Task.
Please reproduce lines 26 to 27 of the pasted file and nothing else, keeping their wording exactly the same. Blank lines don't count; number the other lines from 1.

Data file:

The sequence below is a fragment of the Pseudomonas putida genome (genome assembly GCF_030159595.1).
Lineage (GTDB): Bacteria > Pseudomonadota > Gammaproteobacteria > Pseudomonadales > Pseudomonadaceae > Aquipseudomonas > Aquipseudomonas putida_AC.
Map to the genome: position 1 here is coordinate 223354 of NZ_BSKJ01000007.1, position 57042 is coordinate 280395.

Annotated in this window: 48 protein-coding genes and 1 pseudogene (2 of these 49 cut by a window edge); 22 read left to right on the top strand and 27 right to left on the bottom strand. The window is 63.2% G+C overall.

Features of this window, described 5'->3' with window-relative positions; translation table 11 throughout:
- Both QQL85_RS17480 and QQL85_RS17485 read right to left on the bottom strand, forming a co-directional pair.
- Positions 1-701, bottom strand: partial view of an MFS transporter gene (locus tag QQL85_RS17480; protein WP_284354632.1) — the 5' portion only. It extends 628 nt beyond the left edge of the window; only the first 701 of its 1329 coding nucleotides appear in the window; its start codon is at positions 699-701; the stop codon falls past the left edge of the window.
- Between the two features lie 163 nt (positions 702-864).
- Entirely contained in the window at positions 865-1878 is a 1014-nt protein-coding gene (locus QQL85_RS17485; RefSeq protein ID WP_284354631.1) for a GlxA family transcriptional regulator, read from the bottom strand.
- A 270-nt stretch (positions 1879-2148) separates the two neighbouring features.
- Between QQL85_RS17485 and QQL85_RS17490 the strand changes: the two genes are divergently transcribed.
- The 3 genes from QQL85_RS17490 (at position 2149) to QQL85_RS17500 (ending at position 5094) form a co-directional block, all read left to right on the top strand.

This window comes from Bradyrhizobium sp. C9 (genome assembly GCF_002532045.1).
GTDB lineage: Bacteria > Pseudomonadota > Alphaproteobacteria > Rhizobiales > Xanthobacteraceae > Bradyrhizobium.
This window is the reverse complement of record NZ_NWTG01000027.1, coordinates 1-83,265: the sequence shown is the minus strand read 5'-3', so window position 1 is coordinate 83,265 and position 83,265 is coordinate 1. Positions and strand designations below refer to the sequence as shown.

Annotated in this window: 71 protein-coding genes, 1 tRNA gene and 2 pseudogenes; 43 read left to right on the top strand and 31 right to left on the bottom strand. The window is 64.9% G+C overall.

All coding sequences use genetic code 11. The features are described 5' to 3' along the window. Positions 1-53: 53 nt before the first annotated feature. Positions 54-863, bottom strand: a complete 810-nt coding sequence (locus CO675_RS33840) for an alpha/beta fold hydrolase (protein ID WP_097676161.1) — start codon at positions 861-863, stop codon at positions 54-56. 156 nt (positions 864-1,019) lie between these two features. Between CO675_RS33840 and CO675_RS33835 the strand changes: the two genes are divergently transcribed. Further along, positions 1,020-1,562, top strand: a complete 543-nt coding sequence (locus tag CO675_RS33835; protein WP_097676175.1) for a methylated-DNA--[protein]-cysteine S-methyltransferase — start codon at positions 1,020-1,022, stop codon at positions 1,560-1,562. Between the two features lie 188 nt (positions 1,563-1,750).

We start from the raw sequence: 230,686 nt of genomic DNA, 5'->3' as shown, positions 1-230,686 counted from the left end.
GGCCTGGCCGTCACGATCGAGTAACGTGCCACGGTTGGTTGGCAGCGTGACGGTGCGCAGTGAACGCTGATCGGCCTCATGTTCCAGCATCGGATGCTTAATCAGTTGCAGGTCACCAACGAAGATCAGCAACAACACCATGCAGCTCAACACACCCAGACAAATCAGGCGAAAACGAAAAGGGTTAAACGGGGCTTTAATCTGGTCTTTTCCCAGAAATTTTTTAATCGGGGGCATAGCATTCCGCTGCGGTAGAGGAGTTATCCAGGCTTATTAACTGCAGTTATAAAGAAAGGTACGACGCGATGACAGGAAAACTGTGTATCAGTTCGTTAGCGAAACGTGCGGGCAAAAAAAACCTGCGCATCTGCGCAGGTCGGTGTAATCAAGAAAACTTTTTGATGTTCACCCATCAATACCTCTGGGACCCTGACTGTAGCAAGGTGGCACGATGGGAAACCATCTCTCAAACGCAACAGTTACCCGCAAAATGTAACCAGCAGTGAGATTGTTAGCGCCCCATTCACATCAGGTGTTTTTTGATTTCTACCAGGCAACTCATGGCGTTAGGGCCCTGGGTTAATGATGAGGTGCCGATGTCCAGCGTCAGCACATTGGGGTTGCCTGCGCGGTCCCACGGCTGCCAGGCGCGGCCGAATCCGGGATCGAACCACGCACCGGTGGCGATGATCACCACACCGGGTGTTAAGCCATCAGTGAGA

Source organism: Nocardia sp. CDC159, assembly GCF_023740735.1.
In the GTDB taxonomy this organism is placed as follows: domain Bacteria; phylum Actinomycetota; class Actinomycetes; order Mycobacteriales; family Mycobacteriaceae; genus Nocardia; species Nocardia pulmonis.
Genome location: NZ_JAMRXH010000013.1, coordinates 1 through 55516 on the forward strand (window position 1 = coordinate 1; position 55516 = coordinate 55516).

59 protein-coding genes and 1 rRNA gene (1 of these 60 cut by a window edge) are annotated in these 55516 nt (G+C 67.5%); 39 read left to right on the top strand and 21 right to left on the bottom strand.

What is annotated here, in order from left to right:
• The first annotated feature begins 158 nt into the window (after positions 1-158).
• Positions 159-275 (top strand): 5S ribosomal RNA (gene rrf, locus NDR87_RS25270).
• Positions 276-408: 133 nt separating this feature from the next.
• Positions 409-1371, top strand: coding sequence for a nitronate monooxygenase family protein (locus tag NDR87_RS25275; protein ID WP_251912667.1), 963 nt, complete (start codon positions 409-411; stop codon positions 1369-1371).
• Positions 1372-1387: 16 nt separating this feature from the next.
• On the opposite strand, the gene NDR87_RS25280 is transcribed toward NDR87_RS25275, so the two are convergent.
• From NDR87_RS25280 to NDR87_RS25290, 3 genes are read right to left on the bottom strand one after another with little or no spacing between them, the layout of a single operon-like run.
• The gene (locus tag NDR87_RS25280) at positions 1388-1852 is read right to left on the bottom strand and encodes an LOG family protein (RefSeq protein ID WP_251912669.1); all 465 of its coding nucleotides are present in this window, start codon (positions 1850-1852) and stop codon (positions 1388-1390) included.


• Positions 159-275 (top strand): 5S ribosomal RNA (gene rrf, locus NDR87_RS25270).
• Positions 276-408: 133 nt separating this feature from the next.